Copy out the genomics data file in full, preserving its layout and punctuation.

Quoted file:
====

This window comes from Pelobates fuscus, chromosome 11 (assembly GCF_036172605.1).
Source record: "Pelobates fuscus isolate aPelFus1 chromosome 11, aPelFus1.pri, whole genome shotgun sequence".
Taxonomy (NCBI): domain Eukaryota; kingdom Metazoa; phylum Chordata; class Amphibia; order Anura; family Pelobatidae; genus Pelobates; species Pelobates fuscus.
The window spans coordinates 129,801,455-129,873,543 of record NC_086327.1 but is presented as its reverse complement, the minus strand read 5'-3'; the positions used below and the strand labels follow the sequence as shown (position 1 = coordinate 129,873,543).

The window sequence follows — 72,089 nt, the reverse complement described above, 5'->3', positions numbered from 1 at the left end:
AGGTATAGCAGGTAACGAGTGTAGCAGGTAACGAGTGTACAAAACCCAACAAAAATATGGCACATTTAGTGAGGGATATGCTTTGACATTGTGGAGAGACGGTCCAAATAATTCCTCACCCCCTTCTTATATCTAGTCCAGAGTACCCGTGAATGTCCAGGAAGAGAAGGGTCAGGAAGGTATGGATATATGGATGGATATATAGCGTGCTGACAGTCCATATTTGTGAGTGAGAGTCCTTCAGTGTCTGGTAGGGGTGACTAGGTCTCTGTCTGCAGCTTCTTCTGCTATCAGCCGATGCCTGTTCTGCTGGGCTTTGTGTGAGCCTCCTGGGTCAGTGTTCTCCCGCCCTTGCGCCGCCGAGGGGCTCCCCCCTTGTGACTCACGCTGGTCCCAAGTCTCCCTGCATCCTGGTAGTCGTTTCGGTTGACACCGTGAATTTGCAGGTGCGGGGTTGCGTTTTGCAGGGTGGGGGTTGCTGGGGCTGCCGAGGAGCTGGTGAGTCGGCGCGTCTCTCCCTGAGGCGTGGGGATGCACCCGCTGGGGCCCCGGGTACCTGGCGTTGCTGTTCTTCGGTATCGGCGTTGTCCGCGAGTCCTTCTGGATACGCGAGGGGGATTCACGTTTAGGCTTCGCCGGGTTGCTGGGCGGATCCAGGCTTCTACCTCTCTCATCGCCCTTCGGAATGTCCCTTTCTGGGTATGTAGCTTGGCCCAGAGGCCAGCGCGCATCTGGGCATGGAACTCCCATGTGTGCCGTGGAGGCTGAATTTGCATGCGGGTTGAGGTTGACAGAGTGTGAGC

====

This window comes from Pelobates fuscus, chromosome 11 (assembly GCF_036172605.1).
Source record: "Pelobates fuscus isolate aPelFus1 chromosome 11, aPelFus1.pri, whole genome shotgun sequence".
Taxonomy (NCBI): domain Eukaryota; kingdom Metazoa; phylum Chordata; class Amphibia; order Anura; family Pelobatidae; genus Pelobates; species Pelobates fuscus.
The window spans coordinates 129,801,455-129,873,543 of record NC_086327.1 but is presented as its reverse complement, the minus strand read 5'-3'; the positions used below and the strand labels follow the sequence as shown (position 1 = coordinate 129,873,543).

The window sequence follows — 72,089 nt, the reverse complement described above, 5'->3', positions numbered from 1 at the left end:
AGGTATAGCAGGTAACGAGTGTAGCAGGTAACGAGTGTACAAAACCCAACAAAAATATGGCACATTTAGTGAGGGATATGCTTTGACATTGTGGAGAGACGGTCCAAATAATTCCTCACCCCCTTCTTATATCTAGTCCAGAGTACCCGTGAATGTCCAGGAAGAGAAGGGTCAGGAAGGTATGGATATATGGATGGATATATAGCGTGCTGACAGTCCATATTTGTGAGTGAGAGTCCTTCAGTGTCTGGTAGGGGTGACTAGGTCTCTGTCTGCAGCTTCTTCTGCTATCAGCCGATGCCTGTTCTGCTGGGCTTTGTGTGAGCCTCCTGGGTCAGTGTTCTCCCGCCCTTGCGCCGCCGAGGGGCTCCCCCCTTGTGACTCACGCTGGTCCCAAGTCTCCCTGCATCCTGGTAGTCGTTTCGGTTGACACCGTGAATTTGCAGGTGCGGGGTTGCGTTTTGCAGGGTGGGGGTTGCTGGGGCTGCCGAGGAGCTGGTGAGTCGGCGCGTCTCTCCCTGAGGCGTGGGGATGCACCCGCTGGGGCCCCGGGTACCTGGCGTTGCTGTTCTTCGGTATCGGCGTTGTCCGCGAGTCCTTCTGGATACGCGAGGGGGATTCACGTTTAGGCTTCGCCGGGTTGCTGGGCGGATCCAGGCTTCTACCTCTCTCATCGCCCTTCGGAATGTCCCTTTCTGGGTATGTAGCTTGGCCCAGAGGCCAGCGCGCATCTGGGCATGGAACTCCCATGTGTGCCGTGGAGGCTGAATTTGCATGCGGGTTGAGGTTGACAGAGTGTGAGC